Recent reports suggest that Opisthorchis viverrini serves as a reservoir of Helicobacter and implicate Helicobacter in pathogenesis of opisthorchiasis-associated cholangiocarcinoma (CCA). Here, 553 age-sex matched cases and controls, 293 and 260 positive and negative for liver fluke O. viverrini eggs, of residents in Northeastern Thailand were investigated for associations among infection with liver fluke, Helicobacter and hepatobiliary fibrosis. The prevalence of H. pylori infection was higher in O. viverrini-infected than uninfected participants. H. pylori bacterial load correlated positively with intensity of O. viverrini infection, and participants with opisthorchiasis exhibited higher frequency of virulent cagA-positive H. pylori than those free of fluke infection. Genotyping of cagA from feces of both infected and uninfected participants revealed that the AB genotype accounted for 78% and Western type 22%. Participants infected with O. viverrini exhibited higher prevalence of typical Western type (EPIYA ABC) and variant AB'C type (EPIYT B) CagA. Multivariate analyses among H. pylori virulence genes and severity of hepatobiliary disease revealed positive correlations between biliary periductal fibrosis during opisthorchiasis and CagA and CagA with CagA multimerization (CM) sequence-positive H. pylori. These findings support the hypothesis that H. pylori contributes to the pathogenesis of chronic opisthorchiasis and specifically to opisthorchiasis-associated CCA.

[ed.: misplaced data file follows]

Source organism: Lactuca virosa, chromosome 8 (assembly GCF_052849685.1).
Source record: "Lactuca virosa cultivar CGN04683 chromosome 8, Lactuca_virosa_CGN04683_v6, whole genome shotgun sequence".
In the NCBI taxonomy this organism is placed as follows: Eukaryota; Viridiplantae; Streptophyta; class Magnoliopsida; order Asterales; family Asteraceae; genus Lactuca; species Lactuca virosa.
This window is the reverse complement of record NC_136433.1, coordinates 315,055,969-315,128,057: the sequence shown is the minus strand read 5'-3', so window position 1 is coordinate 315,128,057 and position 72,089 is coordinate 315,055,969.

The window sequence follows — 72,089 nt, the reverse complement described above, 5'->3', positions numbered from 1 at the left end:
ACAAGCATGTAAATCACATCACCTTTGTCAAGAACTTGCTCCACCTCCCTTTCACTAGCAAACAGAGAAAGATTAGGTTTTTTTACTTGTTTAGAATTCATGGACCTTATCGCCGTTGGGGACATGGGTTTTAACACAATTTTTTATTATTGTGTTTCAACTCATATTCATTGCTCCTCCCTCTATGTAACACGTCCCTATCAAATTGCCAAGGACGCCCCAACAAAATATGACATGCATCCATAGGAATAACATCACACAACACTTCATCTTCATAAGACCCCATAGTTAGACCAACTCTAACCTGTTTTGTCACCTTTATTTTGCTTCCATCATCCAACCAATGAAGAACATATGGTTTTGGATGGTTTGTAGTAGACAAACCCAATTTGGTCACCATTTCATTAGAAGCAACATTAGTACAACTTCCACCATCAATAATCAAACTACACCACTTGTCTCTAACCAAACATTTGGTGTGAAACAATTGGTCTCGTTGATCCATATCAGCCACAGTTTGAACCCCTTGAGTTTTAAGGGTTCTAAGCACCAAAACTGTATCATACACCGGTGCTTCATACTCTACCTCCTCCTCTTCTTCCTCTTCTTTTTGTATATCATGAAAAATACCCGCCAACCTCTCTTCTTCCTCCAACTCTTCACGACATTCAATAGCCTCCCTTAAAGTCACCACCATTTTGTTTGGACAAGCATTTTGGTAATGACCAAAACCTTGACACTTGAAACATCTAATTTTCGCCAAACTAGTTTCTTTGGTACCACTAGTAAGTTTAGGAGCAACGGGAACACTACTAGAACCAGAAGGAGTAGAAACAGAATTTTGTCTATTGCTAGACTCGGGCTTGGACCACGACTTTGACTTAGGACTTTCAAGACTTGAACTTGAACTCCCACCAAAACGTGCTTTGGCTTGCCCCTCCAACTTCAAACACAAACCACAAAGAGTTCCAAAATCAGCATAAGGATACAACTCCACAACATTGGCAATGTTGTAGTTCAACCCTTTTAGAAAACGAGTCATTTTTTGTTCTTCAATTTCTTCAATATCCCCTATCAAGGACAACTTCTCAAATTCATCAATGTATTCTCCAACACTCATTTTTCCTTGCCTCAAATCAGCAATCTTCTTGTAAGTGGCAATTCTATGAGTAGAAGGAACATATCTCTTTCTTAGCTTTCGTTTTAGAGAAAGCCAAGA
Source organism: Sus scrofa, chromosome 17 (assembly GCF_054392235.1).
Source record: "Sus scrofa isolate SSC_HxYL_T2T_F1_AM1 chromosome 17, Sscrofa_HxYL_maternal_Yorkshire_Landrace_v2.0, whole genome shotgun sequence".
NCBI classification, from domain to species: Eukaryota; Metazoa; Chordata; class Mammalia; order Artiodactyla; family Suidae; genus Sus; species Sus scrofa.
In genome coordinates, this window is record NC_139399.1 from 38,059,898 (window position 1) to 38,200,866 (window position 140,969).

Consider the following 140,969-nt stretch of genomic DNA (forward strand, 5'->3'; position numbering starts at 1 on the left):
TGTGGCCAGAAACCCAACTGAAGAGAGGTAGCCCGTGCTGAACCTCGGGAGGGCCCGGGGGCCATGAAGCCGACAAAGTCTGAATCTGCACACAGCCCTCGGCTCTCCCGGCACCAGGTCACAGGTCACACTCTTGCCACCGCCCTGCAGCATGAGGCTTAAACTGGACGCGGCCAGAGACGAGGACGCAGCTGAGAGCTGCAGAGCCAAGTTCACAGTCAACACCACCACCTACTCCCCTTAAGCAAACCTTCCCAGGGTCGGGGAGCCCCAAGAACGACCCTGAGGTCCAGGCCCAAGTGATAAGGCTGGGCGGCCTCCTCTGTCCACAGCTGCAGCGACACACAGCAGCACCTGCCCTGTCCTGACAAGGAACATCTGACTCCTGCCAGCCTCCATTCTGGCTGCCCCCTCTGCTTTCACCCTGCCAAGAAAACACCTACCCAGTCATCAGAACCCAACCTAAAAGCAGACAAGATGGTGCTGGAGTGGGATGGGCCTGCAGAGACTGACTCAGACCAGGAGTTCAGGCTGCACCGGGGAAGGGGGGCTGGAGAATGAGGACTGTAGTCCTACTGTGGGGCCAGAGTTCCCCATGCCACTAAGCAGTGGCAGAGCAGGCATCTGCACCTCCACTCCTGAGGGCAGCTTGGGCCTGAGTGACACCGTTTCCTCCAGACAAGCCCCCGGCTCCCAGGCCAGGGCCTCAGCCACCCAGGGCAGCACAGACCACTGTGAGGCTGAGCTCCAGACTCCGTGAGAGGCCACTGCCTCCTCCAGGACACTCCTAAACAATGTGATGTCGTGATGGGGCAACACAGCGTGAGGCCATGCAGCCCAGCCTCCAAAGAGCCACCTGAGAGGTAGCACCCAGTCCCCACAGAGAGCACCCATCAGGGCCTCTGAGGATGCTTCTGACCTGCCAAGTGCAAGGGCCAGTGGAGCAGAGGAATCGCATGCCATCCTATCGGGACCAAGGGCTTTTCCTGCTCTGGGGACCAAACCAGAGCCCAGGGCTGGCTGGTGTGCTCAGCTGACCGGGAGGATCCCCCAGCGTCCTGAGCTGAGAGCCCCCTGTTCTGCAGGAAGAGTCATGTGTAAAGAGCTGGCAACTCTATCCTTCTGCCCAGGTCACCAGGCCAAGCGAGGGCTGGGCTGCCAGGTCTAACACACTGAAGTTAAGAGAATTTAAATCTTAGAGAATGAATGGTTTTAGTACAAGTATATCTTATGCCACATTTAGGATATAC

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Deenonpoe, R., Mairiang, E., Mairiang, P., Pairojkul, C., Chamgramol, Y., Rinaldi, G., Loukas, A., Brindley, P. J., & Sripa, B. (2017). Elevated prevalence of Helicobacter species and virulence factors in opisthorchiasis and associated hepatobiliary disease.. Scientific Reports, 7 (). http://dx.doi.org/10.1038/srep42744